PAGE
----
Raiders

Brady, Patriots pull off biggest comeback in Super Bowl history

Brady, Patriots pull off biggest comeback in Super Bowl history

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HOUSTON -- Tom Brady led one of the greatest comebacks in sports history highlighted by an unbelievable Julian Edelman catch that helped lift New England from a 25-point hole against the Atlanta Falcons to the Patriots' fifth Super Bowl victory, the first ever in overtime.

The Patriots scored 19 points in the final quarter, including a pair of 2-point conversions, then marched relentlessly to James White's 2-yard touchdown run in overtime to beat the Atlanta Falcons 34-28 Sunday night.

Brady, the first quarterback with five Super Bowl rings, guided the Patriots (17-2) through a tiring Atlanta defense for fourth-quarter touchdowns on a 6-yard pass to Danny Amendola and a 1-yard run by White, which came with 57 seconds remaining in regulation. White ran for the first 2-pointer and Amendola did the deed with a reception on the second.

Brady, winning Super Bowl MVP for a record fourth-time, finished 43 for 62, the most attempts in Super Bowl history, for 466 yards, also a record, and two touchdowns.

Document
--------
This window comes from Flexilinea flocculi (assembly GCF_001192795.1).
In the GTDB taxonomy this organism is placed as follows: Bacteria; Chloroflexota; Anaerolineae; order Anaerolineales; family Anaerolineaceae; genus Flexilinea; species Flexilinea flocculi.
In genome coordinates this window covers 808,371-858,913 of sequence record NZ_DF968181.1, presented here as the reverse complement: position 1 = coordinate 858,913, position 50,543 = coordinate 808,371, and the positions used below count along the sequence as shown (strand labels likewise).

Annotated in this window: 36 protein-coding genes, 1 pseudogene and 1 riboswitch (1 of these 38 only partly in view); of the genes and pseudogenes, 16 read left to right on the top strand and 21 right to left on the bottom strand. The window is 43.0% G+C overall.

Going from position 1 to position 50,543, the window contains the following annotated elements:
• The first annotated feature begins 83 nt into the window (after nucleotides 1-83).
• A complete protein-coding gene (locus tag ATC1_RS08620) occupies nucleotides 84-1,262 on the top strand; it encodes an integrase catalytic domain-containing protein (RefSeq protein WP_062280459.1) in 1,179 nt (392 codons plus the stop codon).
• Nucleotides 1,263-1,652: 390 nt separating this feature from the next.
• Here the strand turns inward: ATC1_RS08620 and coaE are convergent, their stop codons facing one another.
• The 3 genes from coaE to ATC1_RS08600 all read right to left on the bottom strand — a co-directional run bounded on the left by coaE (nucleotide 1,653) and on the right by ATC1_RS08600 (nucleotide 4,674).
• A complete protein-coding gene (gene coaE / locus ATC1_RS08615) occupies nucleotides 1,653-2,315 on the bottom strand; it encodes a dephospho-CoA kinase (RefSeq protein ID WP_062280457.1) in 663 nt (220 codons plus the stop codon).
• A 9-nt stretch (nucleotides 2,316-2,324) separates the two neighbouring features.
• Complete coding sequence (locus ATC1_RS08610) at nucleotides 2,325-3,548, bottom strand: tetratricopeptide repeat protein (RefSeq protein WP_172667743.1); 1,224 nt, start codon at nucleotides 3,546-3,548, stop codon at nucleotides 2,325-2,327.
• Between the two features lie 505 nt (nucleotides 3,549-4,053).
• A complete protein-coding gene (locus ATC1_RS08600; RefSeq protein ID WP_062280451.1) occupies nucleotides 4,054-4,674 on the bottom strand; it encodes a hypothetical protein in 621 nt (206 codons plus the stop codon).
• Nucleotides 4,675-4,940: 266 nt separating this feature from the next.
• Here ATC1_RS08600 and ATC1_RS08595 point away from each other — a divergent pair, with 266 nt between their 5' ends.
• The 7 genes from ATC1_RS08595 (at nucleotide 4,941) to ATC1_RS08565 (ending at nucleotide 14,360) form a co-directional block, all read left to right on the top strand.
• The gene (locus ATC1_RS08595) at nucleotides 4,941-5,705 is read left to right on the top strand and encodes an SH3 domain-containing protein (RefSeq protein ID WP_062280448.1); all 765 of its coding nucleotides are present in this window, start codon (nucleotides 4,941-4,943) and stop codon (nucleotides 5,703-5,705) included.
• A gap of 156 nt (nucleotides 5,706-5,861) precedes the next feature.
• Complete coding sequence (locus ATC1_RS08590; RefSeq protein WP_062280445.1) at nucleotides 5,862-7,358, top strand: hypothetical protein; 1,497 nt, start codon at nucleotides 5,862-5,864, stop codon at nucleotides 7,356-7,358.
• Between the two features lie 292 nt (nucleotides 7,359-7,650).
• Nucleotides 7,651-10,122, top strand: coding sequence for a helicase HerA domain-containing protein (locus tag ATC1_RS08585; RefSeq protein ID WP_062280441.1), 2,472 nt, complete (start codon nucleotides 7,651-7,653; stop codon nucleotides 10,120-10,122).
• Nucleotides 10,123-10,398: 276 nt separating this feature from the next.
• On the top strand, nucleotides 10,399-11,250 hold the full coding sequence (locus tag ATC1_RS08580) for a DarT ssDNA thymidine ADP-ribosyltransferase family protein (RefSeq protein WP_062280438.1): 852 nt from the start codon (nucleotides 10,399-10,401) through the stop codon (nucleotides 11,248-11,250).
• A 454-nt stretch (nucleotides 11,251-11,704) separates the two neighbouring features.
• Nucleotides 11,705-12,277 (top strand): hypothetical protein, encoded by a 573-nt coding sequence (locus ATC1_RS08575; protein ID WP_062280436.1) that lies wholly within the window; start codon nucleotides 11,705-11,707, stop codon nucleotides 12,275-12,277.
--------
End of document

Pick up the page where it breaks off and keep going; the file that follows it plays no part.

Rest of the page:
"You know, we all brought each other back," Brady said. "We never felt out of it. It was a tough battle. They have a great team. I give them a lot of credit. We just made a few more plays than them."

Before the stunning rally - New England already held the biggest comeback in the final period when it turned around a 10-point deficit to beat Seattle two years ago - the Falcons (13-6) appeared poised to take their first NFL championship in 51 seasons. Having never been in such a pressurized environment, their previously staunch pass rush disappeared, they stumbled on offense and Brady tore them apart.